Different forms of health promoting initiatives for skilled staff were reported. However, some interviewees did not report any health promoting initiatives for skilled staff. Concerning services with a preventive and health-promoting character (8.1), the interviewees stated that they offer opportunities for skilled staff to use rehabilitation or fitness centers. Other facilities have company sports programs and offer lectures on specific clinical diseases or anthroposophical topics. One facility attached particular importance to the inclusive character of sports facilities where clients can train together with skilled staff, e.g., for running competitions. In connection with offerings for disease management and health care (8.2), interviews highlighted that, if needed, an in-house physician, company physician, or colleague serving as a first-aider was involved. In some of the facilities, a broader implementation of health services (8.3), their extension, or improved use in existing structures was desired. In this context, the potential for improving access to healthy food and stress prevention was mentioned. In some facilities, rigid rules and organizational inflexibility were seen as an obstacle to the implementation of health services for skilled staff.

3.2.10. Main Category 9: Health Services for Clients

In comparison with the health-promoting initiatives for skilled staff, the initiatives for clients were found to be mostly behavioral-oriented and more extensive. All facilities provide exercise and sports facilities for clients, ranging from inclusive dance courses, swimming, and football, to active breaks and relaxation groups (9.1). Clients also had the opportunity to attend lectures and seminars on topics such as dementia, biographical work, or cooking courses. Some sports activities are not only organized internally together with skilled staff, but also externally in cooperation with local (sport) clubs. Although most of the facilities provide a balanced diet, it is difficult to implement healthy eating habits. The main difficulty in this context is that harmful nutritional behavior can take place outside the facilities’ radius of action. Nevertheless, FPD also reported the use of offerings or activities to promote a healthy diet (e.g., the free provision of water or fruits). Offerings aimed at disease management and health care (9.2) are also available for clients (e.g., physiotherapy, therapeutic eurhythmy, psychosocial counselling, assistance with treatment and prevention appointments, and support with their organization and preparation). These services are offered by company doctors, in-house medical services, or in-house therapy options. Some interviewees would like to see a wider range of relaxation or sports activities for their clients (9.3). These should be low-threshold, include internal offers, and take place regularly. Some of the facilities already have plans for restructuring and expansion.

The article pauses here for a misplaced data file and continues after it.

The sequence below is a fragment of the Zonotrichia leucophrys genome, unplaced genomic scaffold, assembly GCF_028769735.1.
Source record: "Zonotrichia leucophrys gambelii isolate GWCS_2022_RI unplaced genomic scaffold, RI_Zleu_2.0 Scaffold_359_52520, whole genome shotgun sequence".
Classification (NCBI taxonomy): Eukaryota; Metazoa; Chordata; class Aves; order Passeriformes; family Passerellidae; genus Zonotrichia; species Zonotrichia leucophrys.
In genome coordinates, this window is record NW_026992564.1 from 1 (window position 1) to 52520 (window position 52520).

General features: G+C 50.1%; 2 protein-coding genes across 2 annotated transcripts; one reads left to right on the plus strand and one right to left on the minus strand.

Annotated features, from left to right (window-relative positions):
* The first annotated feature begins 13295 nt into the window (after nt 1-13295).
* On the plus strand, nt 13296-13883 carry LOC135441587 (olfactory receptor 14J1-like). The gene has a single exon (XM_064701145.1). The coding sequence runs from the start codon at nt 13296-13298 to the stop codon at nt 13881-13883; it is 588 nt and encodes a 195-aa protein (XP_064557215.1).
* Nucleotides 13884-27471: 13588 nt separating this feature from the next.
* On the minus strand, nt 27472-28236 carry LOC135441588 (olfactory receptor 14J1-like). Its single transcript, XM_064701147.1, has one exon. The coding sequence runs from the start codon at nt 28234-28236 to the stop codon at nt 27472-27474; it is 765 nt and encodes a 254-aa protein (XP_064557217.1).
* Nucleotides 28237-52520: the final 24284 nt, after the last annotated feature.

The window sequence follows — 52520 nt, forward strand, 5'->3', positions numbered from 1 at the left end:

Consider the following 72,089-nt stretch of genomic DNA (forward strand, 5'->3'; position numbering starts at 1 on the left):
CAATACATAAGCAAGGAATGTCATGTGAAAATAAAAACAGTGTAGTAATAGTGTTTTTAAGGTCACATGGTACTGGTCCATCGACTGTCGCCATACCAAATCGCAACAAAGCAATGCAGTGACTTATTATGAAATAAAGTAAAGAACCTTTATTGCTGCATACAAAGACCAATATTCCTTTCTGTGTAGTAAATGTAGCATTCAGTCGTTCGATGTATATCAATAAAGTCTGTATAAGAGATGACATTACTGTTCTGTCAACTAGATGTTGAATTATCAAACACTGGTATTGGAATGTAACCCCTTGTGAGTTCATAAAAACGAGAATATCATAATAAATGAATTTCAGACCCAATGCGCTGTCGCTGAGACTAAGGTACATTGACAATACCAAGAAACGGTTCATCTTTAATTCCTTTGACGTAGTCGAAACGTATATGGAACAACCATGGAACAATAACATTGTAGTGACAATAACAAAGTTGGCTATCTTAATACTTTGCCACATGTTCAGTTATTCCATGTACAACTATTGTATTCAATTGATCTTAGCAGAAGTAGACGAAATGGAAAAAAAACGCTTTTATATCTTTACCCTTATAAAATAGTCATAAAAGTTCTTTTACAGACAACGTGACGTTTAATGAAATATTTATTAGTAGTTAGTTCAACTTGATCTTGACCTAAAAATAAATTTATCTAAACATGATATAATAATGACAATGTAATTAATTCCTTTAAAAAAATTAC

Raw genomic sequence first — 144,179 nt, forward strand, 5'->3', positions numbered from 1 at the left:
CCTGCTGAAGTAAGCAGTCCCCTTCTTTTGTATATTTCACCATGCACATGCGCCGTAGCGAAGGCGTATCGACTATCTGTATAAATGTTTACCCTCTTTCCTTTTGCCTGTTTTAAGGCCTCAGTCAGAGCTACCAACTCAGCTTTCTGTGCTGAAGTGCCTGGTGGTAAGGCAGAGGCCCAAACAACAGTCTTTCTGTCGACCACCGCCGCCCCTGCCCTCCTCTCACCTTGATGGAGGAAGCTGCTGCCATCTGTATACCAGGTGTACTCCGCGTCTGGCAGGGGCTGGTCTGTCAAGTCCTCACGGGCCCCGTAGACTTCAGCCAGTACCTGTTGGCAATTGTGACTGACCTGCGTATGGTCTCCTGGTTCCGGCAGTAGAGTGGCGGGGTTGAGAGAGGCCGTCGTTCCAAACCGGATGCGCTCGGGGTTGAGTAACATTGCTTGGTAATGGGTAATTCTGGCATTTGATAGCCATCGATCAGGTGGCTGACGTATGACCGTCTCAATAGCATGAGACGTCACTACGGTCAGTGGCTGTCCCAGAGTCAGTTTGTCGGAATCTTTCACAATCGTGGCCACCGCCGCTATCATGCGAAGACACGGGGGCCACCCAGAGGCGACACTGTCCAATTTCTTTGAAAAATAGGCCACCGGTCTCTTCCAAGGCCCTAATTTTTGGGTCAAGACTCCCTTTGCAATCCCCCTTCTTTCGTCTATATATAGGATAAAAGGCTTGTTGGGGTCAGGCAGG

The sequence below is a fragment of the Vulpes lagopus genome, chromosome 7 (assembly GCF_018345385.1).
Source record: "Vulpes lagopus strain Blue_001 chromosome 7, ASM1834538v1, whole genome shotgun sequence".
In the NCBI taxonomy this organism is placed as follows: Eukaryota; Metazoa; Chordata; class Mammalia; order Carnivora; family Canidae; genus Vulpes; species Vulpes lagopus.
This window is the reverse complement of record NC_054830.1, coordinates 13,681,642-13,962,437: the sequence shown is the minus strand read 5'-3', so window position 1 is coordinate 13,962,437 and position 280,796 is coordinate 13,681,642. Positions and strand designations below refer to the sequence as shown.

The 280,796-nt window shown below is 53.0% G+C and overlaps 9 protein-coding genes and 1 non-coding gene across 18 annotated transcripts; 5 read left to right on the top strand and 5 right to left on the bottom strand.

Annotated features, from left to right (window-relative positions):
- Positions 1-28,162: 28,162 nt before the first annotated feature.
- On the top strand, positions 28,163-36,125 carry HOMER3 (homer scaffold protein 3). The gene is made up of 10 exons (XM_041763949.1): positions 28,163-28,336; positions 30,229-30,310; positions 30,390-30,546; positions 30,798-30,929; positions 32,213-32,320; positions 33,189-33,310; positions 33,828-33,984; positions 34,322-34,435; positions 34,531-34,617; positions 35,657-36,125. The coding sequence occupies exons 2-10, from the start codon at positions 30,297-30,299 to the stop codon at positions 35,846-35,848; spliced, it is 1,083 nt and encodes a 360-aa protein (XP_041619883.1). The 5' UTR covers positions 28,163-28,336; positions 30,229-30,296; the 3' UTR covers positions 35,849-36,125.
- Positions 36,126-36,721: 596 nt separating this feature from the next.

In sum, qualitative results showed that interview partners were partially aware of OHL, but they strongly focused on behavior-related health promotion. The implementation of HL in the mission statement or in the structures of the facilities was mostly indirect, as it had not yet been integrated into processes and procedures (e.g., in the form of guides). In particular, the area of navigation in FPD should be further expanded. Individualized health information has been developed in a participatory manner only to a low extent in the facilities for people with disabilities. In this context, individualized health information for clients was provided exclusively by skilled staff. This indicated that necessary information on health, among other topics, requires participatory development and skilled staff should be trained in health information, health communication, and OHL in general.

4. Discussion

4.1. Summary of Quantitative and Qualitative Results

The purpose of this study was (1) to adapt an instrument (i.e., HLHO-10) for measuring OHL to facilities for people with disabilities, (2) to assess the 10 attributes of HLHO quantitatively in those facilities, and (3) to qualitatively examine the definition and role of OHL from the perspective of managers and skilled staff with leading or health promotion responsibilities in Germany.